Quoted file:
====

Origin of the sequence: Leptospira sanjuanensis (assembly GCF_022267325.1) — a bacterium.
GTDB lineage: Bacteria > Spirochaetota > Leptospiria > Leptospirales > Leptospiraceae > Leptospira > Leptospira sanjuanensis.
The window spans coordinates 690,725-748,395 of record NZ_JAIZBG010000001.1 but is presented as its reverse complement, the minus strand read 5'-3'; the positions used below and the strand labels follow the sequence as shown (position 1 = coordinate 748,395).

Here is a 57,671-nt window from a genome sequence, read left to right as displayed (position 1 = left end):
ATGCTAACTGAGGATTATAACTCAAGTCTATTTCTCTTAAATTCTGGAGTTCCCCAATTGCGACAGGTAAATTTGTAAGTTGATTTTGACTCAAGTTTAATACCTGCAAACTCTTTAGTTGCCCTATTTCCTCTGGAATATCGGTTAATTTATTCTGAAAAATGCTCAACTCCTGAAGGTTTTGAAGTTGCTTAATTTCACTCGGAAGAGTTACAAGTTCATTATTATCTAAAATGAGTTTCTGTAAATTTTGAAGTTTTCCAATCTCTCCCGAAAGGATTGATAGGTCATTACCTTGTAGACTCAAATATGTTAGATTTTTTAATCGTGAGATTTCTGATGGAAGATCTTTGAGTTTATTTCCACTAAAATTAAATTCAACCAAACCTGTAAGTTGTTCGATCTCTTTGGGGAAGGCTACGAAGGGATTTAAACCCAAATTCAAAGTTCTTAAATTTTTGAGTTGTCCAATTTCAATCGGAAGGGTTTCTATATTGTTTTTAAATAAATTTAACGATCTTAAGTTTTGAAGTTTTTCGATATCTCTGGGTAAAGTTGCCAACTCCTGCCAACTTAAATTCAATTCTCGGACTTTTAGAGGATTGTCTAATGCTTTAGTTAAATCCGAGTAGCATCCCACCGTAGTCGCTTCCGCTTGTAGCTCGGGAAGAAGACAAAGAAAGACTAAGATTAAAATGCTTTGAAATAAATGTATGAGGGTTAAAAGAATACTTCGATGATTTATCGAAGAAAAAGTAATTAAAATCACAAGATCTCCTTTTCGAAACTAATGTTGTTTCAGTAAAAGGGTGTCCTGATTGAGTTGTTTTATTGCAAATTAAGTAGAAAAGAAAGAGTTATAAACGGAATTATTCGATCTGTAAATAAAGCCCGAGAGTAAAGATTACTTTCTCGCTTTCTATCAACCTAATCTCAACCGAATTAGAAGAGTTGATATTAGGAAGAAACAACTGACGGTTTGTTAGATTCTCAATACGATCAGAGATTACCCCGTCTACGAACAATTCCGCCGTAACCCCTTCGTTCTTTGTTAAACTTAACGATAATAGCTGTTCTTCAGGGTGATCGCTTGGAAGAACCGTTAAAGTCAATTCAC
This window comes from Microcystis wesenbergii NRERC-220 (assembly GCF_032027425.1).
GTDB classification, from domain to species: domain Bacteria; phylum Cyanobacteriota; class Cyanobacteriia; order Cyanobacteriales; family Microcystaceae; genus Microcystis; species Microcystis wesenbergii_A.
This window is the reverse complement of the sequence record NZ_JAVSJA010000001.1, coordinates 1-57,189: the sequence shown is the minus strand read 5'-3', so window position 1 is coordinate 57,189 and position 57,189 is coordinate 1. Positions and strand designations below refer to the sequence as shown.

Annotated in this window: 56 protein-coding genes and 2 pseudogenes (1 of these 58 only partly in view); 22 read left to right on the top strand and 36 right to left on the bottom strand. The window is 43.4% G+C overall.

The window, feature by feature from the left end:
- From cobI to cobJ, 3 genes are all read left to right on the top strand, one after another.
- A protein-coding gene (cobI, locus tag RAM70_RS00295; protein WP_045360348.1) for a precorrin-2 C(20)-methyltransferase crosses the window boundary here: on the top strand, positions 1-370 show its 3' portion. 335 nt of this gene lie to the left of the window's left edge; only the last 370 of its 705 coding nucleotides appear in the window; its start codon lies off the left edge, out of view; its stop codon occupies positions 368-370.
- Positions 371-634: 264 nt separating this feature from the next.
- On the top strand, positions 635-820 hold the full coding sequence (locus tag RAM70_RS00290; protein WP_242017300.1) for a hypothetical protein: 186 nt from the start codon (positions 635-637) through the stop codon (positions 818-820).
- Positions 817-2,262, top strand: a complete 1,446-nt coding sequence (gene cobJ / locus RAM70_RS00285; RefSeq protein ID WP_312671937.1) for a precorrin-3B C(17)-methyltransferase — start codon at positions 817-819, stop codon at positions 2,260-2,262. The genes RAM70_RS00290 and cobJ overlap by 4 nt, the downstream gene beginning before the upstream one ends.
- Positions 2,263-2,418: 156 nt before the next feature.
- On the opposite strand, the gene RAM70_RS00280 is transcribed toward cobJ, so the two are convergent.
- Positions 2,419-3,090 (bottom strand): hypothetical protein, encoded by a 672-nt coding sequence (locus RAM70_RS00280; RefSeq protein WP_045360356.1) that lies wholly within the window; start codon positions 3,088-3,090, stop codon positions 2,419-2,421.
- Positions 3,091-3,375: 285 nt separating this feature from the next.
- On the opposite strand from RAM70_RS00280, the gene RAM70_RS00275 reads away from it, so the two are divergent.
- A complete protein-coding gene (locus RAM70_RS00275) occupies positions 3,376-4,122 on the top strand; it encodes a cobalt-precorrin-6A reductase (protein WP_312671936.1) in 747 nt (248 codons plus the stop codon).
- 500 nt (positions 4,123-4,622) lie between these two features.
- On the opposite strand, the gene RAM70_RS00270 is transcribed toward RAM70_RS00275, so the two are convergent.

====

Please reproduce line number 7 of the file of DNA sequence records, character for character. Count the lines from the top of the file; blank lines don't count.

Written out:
GTDB classification, from domain to species: domain Bacteria; phylum Cyanobacteriota; class Cyanobacteriia; order Cyanobacteriales; family Microcystaceae; genus Microcystis; species Microcystis wesenbergii_A.